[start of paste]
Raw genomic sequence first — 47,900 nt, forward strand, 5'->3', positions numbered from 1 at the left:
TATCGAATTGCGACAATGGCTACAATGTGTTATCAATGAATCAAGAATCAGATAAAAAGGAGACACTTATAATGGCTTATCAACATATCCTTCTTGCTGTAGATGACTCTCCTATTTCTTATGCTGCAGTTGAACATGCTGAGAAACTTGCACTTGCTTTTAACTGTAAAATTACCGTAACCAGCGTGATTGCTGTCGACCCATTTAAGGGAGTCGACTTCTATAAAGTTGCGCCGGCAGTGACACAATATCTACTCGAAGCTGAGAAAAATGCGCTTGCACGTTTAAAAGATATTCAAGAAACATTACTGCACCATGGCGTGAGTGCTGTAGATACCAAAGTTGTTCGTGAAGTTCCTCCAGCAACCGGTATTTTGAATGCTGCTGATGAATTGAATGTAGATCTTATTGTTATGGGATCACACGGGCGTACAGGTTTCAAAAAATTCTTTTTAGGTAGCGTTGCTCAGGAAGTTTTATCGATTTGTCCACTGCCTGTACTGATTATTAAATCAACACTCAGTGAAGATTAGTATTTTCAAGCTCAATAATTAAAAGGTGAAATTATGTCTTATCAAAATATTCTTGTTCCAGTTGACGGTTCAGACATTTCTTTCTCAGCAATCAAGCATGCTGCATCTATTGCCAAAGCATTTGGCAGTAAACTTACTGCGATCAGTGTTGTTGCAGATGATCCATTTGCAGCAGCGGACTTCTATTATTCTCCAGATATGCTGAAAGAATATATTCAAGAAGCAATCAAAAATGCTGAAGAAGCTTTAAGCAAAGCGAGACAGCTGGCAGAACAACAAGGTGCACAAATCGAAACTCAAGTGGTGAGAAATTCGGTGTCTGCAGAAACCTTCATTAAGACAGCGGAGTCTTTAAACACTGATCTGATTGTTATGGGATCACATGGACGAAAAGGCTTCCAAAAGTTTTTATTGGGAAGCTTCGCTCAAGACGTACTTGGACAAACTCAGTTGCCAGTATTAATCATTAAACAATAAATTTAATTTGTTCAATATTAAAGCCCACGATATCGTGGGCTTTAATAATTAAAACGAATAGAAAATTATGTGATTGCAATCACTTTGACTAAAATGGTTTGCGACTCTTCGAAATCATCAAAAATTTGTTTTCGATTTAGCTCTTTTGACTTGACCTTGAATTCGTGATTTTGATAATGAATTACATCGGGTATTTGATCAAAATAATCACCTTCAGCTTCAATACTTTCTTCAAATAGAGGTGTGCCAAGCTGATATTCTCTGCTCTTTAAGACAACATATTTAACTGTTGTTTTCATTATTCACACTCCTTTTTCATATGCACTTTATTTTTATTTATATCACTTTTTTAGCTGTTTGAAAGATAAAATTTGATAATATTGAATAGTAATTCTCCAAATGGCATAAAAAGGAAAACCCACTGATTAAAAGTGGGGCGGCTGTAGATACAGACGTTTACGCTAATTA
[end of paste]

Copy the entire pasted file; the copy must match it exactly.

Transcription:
Raw genomic sequence first — 47,900 nt, forward strand, 5'->3', positions numbered from 1 at the left:
TATCGAATTGCGACAATGGCTACAATGTGTTATCAATGAATCAAGAATCAGATAAAAAGGAGACACTTATAATGGCTTATCAACATATCCTTCTTGCTGTAGATGACTCTCCTATTTCTTATGCTGCAGTTGAACATGCTGAGAAACTTGCACTTGCTTTTAACTGTAAAATTACCGTAACCAGCGTGATTGCTGTCGACCCATTTAAGGGAGTCGACTTCTATAAAGTTGCGCCGGCAGTGACACAATATCTACTCGAAGCTGAGAAAAATGCGCTTGCACGTTTAAAAGATATTCAAGAAACATTACTGCACCATGGCGTGAGTGCTGTAGATACCAAAGTTGTTCGTGAAGTTCCTCCAGCAACCGGTATTTTGAATGCTGCTGATGAATTGAATGTAGATCTTATTGTTATGGGATCACACGGGCGTACAGGTTTCAAAAAATTCTTTTTAGGTAGCGTTGCTCAGGAAGTTTTATCGATTTGTCCACTGCCTGTACTGATTATTAAATCAACACTCAGTGAAGATTAGTATTTTCAAGCTCAATAATTAAAAGGTGAAATTATGTCTTATCAAAATATTCTTGTTCCAGTTGACGGTTCAGACATTTCTTTCTCAGCAATCAAGCATGCTGCATCTATTGCCAAAGCATTTGGCAGTAAACTTACTGCGATCAGTGTTGTTGCAGATGATCCATTTGCAGCAGCGGACTTCTATTATTCTCCAGATATGCTGAAAGAATATATTCAAGAAGCAATCAAAAATGCTGAAGAAGCTTTAAGCAAAGCGAGACAGCTGGCAGAACAACAAGGTGCACAAATCGAAACTCAAGTGGTGAGAAATTCGGTGTCTGCAGAAACCTTCATTAAGACAGCGGAGTCTTTAAACACTGATCTGATTGTTATGGGATCACATGGACGAAAAGGCTTCCAAAAGTTTTTATTGGGAAGCTTCGCTCAAGACGTACTTGGACAAACTCAGTTGCCAGTATTAATCATTAAACAATAAATTTAATTTGTTCAATATTAAAGCCCACGATATCGTGGGCTTTAATAATTAAAACGAATAGAAAATTATGTGATTGCAATCACTTTGACTAAAATGGTTTGCGACTCTTCGAAATCATCAAAAATTTGTTTTCGATTTAGCTCTTTTGACTTGACCTTGAATTCGTGATTTTGATAATGAATTACATCGGGTATTTGATCAAAATAATCACCTTCAGCTTCAATACTTTCTTCAAATAGAGGTGTGCCAAGCTGATATTCTCTGCTCTTTAAGACAACATATTTAACTGTTGTTTTCATTATTCACACTCCTTTTTCATATGCACTTTATTTTTATTTATATCACTTTTTTAGCTGTTTGAAAGATAAAATTTGATAATATTGAATAGTAATTCTCCAAATGGCATAAAAAGGAAAACCCACTGATTAAAAGTGGGGCGGCTGTAGATACAGACGTTTACGCTAATTA